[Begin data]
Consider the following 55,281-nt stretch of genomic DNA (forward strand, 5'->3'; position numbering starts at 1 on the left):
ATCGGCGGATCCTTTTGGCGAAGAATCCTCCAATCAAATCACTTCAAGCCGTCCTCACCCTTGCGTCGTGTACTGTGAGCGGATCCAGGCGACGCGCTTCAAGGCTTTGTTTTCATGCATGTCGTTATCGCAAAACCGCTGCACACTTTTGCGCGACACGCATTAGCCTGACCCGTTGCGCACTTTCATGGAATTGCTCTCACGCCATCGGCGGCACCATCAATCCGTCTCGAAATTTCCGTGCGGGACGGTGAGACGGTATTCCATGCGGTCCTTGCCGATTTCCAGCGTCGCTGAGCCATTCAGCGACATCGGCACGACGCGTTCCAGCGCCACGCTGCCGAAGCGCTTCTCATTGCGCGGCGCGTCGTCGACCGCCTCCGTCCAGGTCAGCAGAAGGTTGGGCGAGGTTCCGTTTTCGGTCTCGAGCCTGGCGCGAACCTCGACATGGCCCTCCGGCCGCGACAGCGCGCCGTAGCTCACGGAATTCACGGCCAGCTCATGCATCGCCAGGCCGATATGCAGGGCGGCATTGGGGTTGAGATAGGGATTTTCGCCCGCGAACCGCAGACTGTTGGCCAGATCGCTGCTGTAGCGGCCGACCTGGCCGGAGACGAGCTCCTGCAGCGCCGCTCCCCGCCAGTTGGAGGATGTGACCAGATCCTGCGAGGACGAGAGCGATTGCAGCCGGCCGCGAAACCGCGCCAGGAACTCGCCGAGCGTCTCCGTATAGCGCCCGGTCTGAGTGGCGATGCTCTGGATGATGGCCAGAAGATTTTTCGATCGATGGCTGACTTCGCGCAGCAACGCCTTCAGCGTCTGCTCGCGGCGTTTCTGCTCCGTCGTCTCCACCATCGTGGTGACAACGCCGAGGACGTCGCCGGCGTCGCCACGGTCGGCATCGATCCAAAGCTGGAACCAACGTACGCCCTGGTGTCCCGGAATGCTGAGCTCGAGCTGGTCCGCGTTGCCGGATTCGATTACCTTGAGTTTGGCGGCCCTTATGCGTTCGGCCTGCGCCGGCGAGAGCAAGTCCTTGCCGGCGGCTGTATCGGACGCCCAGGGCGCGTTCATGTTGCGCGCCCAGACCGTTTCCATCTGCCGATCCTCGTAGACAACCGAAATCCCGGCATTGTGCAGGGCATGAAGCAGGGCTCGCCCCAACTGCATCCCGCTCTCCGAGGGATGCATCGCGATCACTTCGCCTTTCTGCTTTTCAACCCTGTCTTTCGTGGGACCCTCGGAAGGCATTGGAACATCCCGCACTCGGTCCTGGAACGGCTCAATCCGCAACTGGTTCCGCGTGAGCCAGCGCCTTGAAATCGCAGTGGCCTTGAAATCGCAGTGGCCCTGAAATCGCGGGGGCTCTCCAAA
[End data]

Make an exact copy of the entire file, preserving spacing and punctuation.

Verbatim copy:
Consider the following 55,281-nt stretch of genomic DNA (forward strand, 5'->3'; position numbering starts at 1 on the left):
ATCGGCGGATCCTTTTGGCGAAGAATCCTCCAATCAAATCACTTCAAGCCGTCCTCACCCTTGCGTCGTGTACTGTGAGCGGATCCAGGCGACGCGCTTCAAGGCTTTGTTTTCATGCATGTCGTTATCGCAAAACCGCTGCACACTTTTGCGCGACACGCATTAGCCTGACCCGTTGCGCACTTTCATGGAATTGCTCTCACGCCATCGGCGGCACCATCAATCCGTCTCGAAATTTCCGTGCGGGACGGTGAGACGGTATTCCATGCGGTCCTTGCCGATTTCCAGCGTCGCTGAGCCATTCAGCGACATCGGCACGACGCGTTCCAGCGCCACGCTGCCGAAGCGCTTCTCATTGCGCGGCGCGTCGTCGACCGCCTCCGTCCAGGTCAGCAGAAGGTTGGGCGAGGTTCCGTTTTCGGTCTCGAGCCTGGCGCGAACCTCGACATGGCCCTCCGGCCGCGACAGCGCGCCGTAGCTCACGGAATTCACGGCCAGCTCATGCATCGCCAGGCCGATATGCAGGGCGGCATTGGGGTTGAGATAGGGATTTTCGCCCGCGAACCGCAGACTGTTGGCCAGATCGCTGCTGTAGCGGCCGACCTGGCCGGAGACGAGCTCCTGCAGCGCCGCTCCCCGCCAGTTGGAGGATGTGACCAGATCCTGCGAGGACGAGAGCGATTGCAGCCGGCCGCGAAACCGCGCCAGGAACTCGCCGAGCGTCTCCGTATAGCGCCCGGTCTGAGTGGCGATGCTCTGGATGATGGCCAGAAGATTTTTCGATCGATGGCTGACTTCGCGCAGCAACGCCTTCAGCGTCTGCTCGCGGCGTTTCTGCTCCGTCGTCTCCACCATCGTGGTGACAACGCCGAGGACGTCGCCGGCGTCGCCACGGTCGGCATCGATCCAAAGCTGGAACCAACGTACGCCCTGGTGTCCCGGAATGCTGAGCTCGAGCTGGTCCGCGTTGCCGGATTCGATTACCTTGAGTTTGGCGGCCCTTATGCGTTCGGCCTGCGCCGGCGAGAGCAAGTCCTTGCCGGCGGCTGTATCGGACGCCCAGGGCGCGTTCATGTTGCGCGCCCAGACCGTTTCCATCTGCCGATCCTCGTAGACAACCGAAATCCCGGCATTGTGCAGGGCATGAAGCAGGGCTCGCCCCAACTGCATCCCGCTCTCCGAGGGATGCATCGCGATCACTTCGCCTTTCTGCTTTTCAACCCTGTCTTTCGTGGGACCCTCGGAAGGCATTGGAACATCCCGCACTCGGTCCTGGAACGGCTCAATCCGCAACTGGTTCCGCGTGAGCCAGCGCCTTGAAATCGCAGTGGCCTTGAAATCGCAGTGGCCCTGAAATCGCGGGGGCTCTCCAAA